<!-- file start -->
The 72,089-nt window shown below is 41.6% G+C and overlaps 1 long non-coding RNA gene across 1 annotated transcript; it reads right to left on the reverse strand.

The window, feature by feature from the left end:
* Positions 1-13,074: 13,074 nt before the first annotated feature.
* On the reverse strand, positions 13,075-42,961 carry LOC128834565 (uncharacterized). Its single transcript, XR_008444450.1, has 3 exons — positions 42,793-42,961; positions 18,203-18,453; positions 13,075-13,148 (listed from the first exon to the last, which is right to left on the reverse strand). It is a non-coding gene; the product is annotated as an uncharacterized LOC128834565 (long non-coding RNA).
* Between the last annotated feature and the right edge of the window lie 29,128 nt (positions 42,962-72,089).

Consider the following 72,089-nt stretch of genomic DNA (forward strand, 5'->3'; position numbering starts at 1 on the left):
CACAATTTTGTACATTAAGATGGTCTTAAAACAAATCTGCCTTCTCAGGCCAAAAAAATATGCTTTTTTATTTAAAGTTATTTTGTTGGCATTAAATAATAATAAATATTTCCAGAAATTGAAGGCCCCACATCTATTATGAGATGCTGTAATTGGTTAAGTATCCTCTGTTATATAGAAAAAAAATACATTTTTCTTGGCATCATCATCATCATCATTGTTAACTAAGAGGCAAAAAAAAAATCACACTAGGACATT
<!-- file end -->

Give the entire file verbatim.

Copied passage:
The 72,089-nt window shown below is 41.6% G+C and overlaps 1 long non-coding RNA gene across 1 annotated transcript; it reads right to left on the reverse strand.

The window, feature by feature from the left end:
* Positions 1-13,074: 13,074 nt before the first annotated feature.
* On the reverse strand, positions 13,075-42,961 carry LOC128834565 (uncharacterized). Its single transcript, XR_008444450.1, has 3 exons — positions 42,793-42,961; positions 18,203-18,453; positions 13,075-13,148 (listed from the first exon to the last, which is right to left on the reverse strand). It is a non-coding gene; the product is annotated as an uncharacterized LOC128834565 (long non-coding RNA).
* Between the last annotated feature and the right edge of the window lie 29,128 nt (positions 42,962-72,089).

Consider the following 72,089-nt stretch of genomic DNA (forward strand, 5'->3'; position numbering starts at 1 on the left):
CACAATTTTGTACATTAAGATGGTCTTAAAACAAATCTGCCTTCTCAGGCCAAAAAAATATGCTTTTTTATTTAAAGTTATTTTGTTGGCATTAAATAATAATAAATATTTCCAGAAATTGAAGGCCCCACATCTATTATGAGATGCTGTAATTGGTTAAGTATCCTCTGTTATATAGAAAAAAAATACATTTTTCTTGGCATCATCATCATCATCATTGTTAACTAAGAGGCAAAAAAAAAATCACACTAGGACATT